In this particular embodiment of the invention, the means for recirculating an expanded amplified laser pulse back to the input aperture of the laser amplifier 32 includes a plurality of mirrors forming an unstable ring cavity. An output mirror 42, a pair of turning mirrors 44, 46, and an input mirror 48 are arranged to direct the pulse from the output of the amplifier 32 back to the input of the amplifier 32. Typically, four mirrors are sufficient to form the unstable ring cavity, but other mirrors can be used. In the illustrative embodiment the four mirrors are flat. However, in an alternate embodiment, shown in FIG. 7, mirrors 44 and 46 can be focusing mirrors; in this configuration, the plate 40 with pinhole 38 can be placed between the mirrors 44, 46 to provide spatial filtering and the two lenses D1 and D2 are eliminated since beam expansion is provided by the mirrors 44, 46. The beam expansion and spatial filtering is then performed by the mirrors 44, 46 and pinhole 38. The input mirror 48 has an aperture 49 formed along the line of propagation of the input laser pulse 34 which allows the input laser pulse 34 to be injected into the cavity and coupled to the input aperture of the pulse amplifier 32. The mirrors 42, 44, 46 and 48 form a ring resonator structure which provides a path for the laser pulse to make a series of passes around the ring resonator structure until an output pulse exits the cavity. The aperture 49 in the input mirror 48 removes the center portion of the laser pulse on the first pass of the laser pulse around the ring resonator structure such as to produce an annular spatial distribution. While a pulse having cylindrical symmetry is described, the invention is not limited thereto. Other beam cross-sections, such as square beams, may also be produced, as required.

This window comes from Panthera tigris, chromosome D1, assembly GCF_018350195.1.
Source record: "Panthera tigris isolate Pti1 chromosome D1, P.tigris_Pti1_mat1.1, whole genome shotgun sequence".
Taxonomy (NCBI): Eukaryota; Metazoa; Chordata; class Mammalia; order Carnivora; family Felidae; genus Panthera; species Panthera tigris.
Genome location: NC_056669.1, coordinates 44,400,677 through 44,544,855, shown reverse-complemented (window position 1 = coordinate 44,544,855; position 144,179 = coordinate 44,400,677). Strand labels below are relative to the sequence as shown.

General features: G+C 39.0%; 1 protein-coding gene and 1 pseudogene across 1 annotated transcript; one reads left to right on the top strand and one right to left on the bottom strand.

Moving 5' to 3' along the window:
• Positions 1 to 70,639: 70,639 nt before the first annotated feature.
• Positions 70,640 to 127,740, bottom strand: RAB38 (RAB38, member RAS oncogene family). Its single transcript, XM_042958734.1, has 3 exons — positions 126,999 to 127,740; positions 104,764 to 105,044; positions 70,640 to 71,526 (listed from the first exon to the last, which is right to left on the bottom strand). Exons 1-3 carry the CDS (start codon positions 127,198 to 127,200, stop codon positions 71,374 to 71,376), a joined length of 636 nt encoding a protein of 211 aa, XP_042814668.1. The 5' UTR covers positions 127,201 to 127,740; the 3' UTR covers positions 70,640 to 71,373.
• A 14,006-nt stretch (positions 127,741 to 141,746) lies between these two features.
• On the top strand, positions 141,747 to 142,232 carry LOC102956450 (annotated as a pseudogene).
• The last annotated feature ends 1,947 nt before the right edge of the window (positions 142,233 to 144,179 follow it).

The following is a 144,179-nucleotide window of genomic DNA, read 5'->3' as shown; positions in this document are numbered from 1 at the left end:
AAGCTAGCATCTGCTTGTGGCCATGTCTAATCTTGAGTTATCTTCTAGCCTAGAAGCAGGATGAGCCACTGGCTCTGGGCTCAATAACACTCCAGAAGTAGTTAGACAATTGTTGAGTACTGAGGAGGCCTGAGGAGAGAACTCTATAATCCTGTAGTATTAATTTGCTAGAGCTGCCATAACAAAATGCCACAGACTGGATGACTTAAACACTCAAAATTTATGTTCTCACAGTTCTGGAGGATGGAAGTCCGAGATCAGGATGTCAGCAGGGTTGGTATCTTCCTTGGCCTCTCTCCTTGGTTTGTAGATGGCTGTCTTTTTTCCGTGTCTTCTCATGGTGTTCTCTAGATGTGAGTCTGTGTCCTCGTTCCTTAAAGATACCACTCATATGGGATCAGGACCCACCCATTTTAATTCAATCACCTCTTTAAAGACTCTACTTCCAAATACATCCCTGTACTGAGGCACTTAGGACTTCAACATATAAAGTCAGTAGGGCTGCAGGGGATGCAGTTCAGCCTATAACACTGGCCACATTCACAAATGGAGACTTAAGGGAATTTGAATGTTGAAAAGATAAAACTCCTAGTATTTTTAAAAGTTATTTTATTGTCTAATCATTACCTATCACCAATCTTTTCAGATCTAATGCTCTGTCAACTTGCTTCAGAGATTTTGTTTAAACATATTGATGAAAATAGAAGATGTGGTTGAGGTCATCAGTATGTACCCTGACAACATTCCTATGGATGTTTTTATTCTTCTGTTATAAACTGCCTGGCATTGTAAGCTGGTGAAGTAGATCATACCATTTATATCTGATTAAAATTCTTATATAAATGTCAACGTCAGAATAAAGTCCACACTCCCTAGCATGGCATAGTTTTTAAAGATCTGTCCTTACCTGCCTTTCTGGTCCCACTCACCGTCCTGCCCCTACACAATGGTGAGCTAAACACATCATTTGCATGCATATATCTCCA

FIG. 4 shows, in cross-section transverse to the beam direction, the spatial profile of the laser pulse as it circulates around the ring laser system 30. FIG. 4(a) shows the input pulse 34. FIG. 4(b) shows the pulse 50 resulting from the input pulse 34 after the first pass through the amplifier 32 and the spatial filter assembly 36 with the center portion removed by aperture 49 in mirror 48. FIG. 4(c) shows the expanded laser pulse 52 produced after the second pass around the ring structure through the amplifier 32 and the spatial filter assembly 36. The laser pulse exits the system 30 when the pulse has reached a predetermined spatial extent. One particular preferred embodiment of this output coupling means includes having the dimensions of the output mirror 42 such that the laser pulse, when it reaches a predetermined spatial extent passes around the output mirror 42 and exits the laser amplifier system 30. FIG. 4(d) shows the output laser pulse 54. The spatial width of the pulse 54 is such that the lateral part of the pulse passes around the edges of the output mirror 42 and is coupled out of the laser amplifier system 30 as indicated in FIG. 3. The optics can be designed so that the annular pulse is completely contained by output mirror 42 on the pass before extraction and the annular output pulse completely extends outside mirror 42 so no energy is lost. The invention is illustrated in a system in which the pulse is extracted on the fourth pass through the resonator, but this can be varied as required. Typically, a reflex ring according to the invention will utilize three to four passes. The illustrative embodiment is also an isofluent configuration, i.e., the case where the magnification, single pass transmission and gain are related as G=M2 T. However, alternate embodiments of the invention need not be isofluent. The case G>M2 T may be preferred in which the fluence level increases on successive passes; the case G<M2 T may also be utilized but is not as likely.